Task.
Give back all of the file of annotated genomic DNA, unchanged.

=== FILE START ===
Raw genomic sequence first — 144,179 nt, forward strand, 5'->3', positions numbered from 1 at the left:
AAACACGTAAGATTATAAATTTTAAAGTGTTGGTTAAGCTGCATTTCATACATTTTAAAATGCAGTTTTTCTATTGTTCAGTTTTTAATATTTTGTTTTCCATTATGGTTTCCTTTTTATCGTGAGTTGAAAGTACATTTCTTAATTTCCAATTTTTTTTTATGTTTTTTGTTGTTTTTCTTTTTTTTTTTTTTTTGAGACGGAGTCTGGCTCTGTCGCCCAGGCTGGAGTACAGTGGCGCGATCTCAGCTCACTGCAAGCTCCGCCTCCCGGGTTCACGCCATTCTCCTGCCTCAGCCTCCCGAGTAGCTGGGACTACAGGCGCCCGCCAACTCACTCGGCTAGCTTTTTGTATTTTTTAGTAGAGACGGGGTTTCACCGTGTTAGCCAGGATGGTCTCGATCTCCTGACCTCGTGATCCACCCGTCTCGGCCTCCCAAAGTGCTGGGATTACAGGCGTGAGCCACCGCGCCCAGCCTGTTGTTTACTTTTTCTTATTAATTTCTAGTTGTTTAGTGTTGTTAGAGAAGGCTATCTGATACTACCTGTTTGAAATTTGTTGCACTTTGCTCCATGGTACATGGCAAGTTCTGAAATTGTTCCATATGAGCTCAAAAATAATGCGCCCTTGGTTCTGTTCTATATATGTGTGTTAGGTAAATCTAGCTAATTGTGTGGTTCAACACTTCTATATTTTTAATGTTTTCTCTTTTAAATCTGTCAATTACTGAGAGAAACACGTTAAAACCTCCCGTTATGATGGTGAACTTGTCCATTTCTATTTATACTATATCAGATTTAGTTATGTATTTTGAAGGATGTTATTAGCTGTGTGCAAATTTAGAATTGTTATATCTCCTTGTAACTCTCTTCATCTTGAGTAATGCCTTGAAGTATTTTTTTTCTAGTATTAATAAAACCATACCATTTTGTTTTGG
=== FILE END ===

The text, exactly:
Raw genomic sequence first — 144,179 nt, forward strand, 5'->3', positions numbered from 1 at the left:
AAACACGTAAGATTATAAATTTTAAAGTGTTGGTTAAGCTGCATTTCATACATTTTAAAATGCAGTTTTTCTATTGTTCAGTTTTTAATATTTTGTTTTCCATTATGGTTTCCTTTTTATCGTGAGTTGAAAGTACATTTCTTAATTTCCAATTTTTTTTTATGTTTTTTGTTGTTTTTCTTTTTTTTTTTTTTTTGAGACGGAGTCTGGCTCTGTCGCCCAGGCTGGAGTACAGTGGCGCGATCTCAGCTCACTGCAAGCTCCGCCTCCCGGGTTCACGCCATTCTCCTGCCTCAGCCTCCCGAGTAGCTGGGACTACAGGCGCCCGCCAACTCACTCGGCTAGCTTTTTGTATTTTTTAGTAGAGACGGGGTTTCACCGTGTTAGCCAGGATGGTCTCGATCTCCTGACCTCGTGATCCACCCGTCTCGGCCTCCCAAAGTGCTGGGATTACAGGCGTGAGCCACCGCGCCCAGCCTGTTGTTTACTTTTTCTTATTAATTTCTAGTTGTTTAGTGTTGTTAGAGAAGGCTATCTGATACTACCTGTTTGAAATTTGTTGCACTTTGCTCCATGGTACATGGCAAGTTCTGAAATTGTTCCATATGAGCTCAAAAATAATGCGCCCTTGGTTCTGTTCTATATATGTGTGTTAGGTAAATCTAGCTAATTGTGTGGTTCAACACTTCTATATTTTTAATGTTTTCTCTTTTAAATCTGTCAATTACTGAGAGAAACACGTTAAAACCTCCCGTTATGATGGTGAACTTGTCCATTTCTATTTATACTATATCAGATTTAGTTATGTATTTTGAAGGATGTTATTAGCTGTGTGCAAATTTAGAATTGTTATATCTCCTTGTAACTCTCTTCATCTTGAGTAATGCCTTGAAGTATTTTTTTTCTAGTATTAATAAAACCATACCATTTTGTTTTGG